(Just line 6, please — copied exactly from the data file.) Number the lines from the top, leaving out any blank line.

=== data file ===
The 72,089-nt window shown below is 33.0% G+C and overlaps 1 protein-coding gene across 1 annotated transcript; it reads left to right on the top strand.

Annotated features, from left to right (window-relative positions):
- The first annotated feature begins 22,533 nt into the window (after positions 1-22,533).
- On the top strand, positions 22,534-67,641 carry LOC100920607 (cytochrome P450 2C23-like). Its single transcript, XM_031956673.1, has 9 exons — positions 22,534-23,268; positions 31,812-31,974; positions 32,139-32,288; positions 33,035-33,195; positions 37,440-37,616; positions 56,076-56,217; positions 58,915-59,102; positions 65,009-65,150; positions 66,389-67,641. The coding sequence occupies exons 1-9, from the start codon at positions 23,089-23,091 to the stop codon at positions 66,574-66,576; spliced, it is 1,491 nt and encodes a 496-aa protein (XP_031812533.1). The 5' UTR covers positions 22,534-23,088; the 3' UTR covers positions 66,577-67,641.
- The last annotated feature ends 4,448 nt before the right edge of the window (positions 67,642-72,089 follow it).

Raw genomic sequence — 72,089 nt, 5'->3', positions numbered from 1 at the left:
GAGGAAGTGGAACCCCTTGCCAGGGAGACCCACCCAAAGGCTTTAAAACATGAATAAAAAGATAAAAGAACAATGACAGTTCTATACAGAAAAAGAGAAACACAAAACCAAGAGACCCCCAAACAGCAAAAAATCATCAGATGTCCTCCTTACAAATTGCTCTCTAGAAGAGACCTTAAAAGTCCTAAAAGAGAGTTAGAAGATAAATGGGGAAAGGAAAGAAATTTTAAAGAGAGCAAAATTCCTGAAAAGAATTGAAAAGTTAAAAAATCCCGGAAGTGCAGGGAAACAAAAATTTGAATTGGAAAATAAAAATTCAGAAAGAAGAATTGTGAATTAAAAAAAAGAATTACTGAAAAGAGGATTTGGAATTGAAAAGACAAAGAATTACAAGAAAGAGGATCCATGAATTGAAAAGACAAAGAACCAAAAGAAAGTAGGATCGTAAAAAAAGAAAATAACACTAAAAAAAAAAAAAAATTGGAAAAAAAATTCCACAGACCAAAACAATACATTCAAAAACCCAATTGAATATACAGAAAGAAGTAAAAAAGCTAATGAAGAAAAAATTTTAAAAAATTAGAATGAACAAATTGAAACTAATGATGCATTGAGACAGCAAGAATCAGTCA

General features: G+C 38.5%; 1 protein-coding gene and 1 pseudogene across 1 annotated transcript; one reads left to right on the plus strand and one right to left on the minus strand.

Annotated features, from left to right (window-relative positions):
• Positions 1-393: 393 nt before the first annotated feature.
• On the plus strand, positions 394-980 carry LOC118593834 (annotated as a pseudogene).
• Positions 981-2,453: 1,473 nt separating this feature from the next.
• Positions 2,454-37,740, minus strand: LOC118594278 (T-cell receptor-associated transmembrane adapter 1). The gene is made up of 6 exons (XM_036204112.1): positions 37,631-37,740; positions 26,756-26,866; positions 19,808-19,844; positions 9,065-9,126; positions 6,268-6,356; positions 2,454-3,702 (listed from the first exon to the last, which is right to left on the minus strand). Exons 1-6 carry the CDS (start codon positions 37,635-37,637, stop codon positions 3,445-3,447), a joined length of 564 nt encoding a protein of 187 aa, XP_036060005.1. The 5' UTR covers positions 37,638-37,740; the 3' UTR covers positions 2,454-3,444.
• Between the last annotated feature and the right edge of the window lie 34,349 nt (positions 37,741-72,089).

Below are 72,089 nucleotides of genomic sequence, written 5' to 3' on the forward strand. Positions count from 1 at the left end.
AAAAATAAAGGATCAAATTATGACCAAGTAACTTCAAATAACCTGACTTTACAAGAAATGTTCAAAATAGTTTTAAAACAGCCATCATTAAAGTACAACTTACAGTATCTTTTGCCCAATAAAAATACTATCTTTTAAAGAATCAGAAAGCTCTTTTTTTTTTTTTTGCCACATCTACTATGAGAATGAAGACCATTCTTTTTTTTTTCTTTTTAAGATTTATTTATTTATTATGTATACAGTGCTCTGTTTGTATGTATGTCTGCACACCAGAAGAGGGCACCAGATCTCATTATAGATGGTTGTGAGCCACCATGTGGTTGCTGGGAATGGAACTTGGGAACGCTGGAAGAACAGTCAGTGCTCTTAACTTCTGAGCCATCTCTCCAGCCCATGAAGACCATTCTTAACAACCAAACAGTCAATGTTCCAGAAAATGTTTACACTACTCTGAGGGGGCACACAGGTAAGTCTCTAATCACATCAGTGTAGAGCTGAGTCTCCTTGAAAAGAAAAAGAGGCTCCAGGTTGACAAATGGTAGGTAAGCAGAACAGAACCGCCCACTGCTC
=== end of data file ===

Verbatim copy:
Raw genomic sequence — 72,089 nt, 5'->3', positions numbered from 1 at the left: